Dear freshman of color!
So you’ve joined the GDS community. That’s fantastic! Welcome to a school full of the most wonderful people you’ll ever meet (the kind of people you’ll brag about knowing someday; they’ll brag about you, too). High school is a wonderful place for growth, exploration and self-discovery. However, it would be misleading to imply that high school—and freshman year in particular—isn’t as difficult as it is great.
For all freshmen, entering high school creates a mix of nostalgia and excitement, fear and determination, insecurity and confidence. But for us people of color, trying to forge for ourselves the idealized high school experience at a predominantly white institution (known as a PWI) requires dealing with the additional, omnipresent element of race and the unique obstacles—and beauty—that come with it for us.
Maybe you were binging coming-of-age movies before orientation and idolizing the high school stories of Cher from Clueless or Ferris Bueller from Ferris Bueller’s Day Off or so many more iconic teen characters. Those characters’ high school experiences aren’t relatable to most people, but when you’re not white, they can feel outright otherworldly.
With this open letter, I’m offering some advice based on my experiences and the advice I received my freshman year from upperclassmen of color, in the hopes that you won’t have to learn these things the hard way and can have an even better freshman year than we did! So here are four pieces of advice for you to have a fantastic year.
1. Find your tribe.
The best advice I ever got in my freshman year was to find people to look up to and find people who make you feel safe. It’s best to avoid pressuring yourself to be surrounded exclusively by white students in an attempt to fit in, or do the opposite and create a bubble with only people similar to you. The most fulfilling social lives have a mix of people who you’re very different from (to learn from them while they also learn from you) and people you’re similar to (to be able to just talk without needing to explain every reference to your identity).
2. Make your voice heard.
You’ll often hear people say that GDS is an echo chamber, referring to the liberal ideas that are often prominent and often unchallenged in the community, but I heavily discourage you from internalizing it. I’m not going to lie to you: For the most part, GDS students find themselves somewhere on the political left. However, just because a student leans left, it does not mean they are inherently anti-racist—or even not racist.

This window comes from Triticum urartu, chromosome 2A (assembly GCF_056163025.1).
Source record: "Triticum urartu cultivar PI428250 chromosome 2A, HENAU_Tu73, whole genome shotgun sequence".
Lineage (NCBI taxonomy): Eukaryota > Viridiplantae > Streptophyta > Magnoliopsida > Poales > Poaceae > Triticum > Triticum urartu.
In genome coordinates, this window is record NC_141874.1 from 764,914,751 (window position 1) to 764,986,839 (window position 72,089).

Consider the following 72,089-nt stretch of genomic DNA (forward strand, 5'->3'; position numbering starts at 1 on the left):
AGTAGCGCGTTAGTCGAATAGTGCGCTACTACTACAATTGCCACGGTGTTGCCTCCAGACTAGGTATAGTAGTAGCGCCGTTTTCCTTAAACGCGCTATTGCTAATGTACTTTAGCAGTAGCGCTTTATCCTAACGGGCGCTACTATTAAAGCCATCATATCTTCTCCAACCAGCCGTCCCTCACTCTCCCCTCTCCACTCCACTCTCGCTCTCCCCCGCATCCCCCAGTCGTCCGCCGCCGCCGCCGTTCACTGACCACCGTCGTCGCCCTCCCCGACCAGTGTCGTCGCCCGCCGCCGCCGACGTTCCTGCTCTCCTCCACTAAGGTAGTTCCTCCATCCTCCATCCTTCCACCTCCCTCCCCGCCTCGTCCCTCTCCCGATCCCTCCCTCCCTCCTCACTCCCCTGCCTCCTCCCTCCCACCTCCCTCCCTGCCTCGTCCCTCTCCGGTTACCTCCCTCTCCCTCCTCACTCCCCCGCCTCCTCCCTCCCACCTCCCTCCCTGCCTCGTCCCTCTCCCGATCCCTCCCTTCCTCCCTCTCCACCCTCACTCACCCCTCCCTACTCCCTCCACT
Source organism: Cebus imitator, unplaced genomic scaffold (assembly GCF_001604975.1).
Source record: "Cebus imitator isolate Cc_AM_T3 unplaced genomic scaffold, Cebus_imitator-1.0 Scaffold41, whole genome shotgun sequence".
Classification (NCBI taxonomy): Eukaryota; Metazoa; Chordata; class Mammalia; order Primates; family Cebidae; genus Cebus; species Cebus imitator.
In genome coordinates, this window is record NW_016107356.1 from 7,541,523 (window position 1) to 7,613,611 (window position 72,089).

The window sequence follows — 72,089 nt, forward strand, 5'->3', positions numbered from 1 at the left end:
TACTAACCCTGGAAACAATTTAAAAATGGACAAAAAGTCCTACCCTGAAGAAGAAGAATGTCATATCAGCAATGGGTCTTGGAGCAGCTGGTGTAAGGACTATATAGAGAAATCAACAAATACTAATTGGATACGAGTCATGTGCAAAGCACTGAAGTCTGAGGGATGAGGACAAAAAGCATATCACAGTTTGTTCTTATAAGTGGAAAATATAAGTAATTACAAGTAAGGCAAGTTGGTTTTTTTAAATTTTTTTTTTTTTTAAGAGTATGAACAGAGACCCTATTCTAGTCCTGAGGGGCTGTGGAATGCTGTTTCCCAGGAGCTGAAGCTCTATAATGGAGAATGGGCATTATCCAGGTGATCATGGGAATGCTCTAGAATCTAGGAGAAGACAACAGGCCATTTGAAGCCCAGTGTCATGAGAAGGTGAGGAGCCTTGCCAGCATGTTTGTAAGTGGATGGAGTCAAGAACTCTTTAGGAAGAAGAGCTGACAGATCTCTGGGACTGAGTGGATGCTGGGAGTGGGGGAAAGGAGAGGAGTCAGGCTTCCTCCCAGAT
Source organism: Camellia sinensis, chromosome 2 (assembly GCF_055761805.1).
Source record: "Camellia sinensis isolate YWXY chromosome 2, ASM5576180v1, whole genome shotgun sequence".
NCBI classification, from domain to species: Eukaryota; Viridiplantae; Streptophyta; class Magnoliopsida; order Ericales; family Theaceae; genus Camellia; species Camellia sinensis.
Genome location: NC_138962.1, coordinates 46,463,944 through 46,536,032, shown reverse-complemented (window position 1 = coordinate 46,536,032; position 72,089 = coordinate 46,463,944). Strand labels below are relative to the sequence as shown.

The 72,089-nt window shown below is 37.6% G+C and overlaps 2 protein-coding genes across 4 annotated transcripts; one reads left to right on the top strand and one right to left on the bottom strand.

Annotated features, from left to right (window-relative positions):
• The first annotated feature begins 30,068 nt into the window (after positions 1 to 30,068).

It’s important to speak up when you encounter a red flag, even if you are disagreeing with someone who generally aligns with your political views. Don’t be afraid to make waves. Participate in difficult conversations with your friends. Don’t shy away from confrontation. And if your teacher says something you disagree with, speak up then, too!
3. Join a racial affinity group!
This article is probably not the first place you’ll hear about affinity groups, nor will it be the last, but joining an affinity group may be one of the best things you can do in your freshman year. It’s a fantastic way to meet friends with whom you always already have at least one thing in common. It will give you a surefire opportunity, at least a few times a semester, to be unapologetically yourself, which can be rare at a predominantly white school like GDS. It’s refreshing to have a set-aside chance to vent, celebrate your accomplishments and look out across a table of people who look like you! Being in an affinity group can remind you that you’re not the sole representative of your racial identity and that you’re not alone.
4. Pop the GDS bubble.
I’ll let you in on a little secret. The concept of the so-called GDS bubble, where no racism, sexism or homophobia exists, is a complete myth. I can’t tell you how many times during my freshman year I’d be speaking with a white upperclassman who would remind me not to feel too safe because racism exists outside of these walls. News flash, upperclassman: Racism exists inside these walls, too.
Pretending that GDS is a perfect oasis of complete tolerance is why accounts like @blackatgds are created. Most students and faculty think they do their best when it comes to anti-racism. But someone will still make a weird comment about your hair, or maybe your culture, and that will feel bad. Recognize that, and maybe we can create the unprejudiced paradise GDS has a reputation for.
These four tips won’t transform your GDS experience, nor can they make it perfect. However, keeping them in mind can help you avoid some unnecessary pain that some of my classmates and I have experienced. High school can seem scary, especially when you’re a person of color among mostly white students, but always remember that you are not alone and that there are students and faculty of color there to support you—like me!
Jacqueline Elna Metzger ’23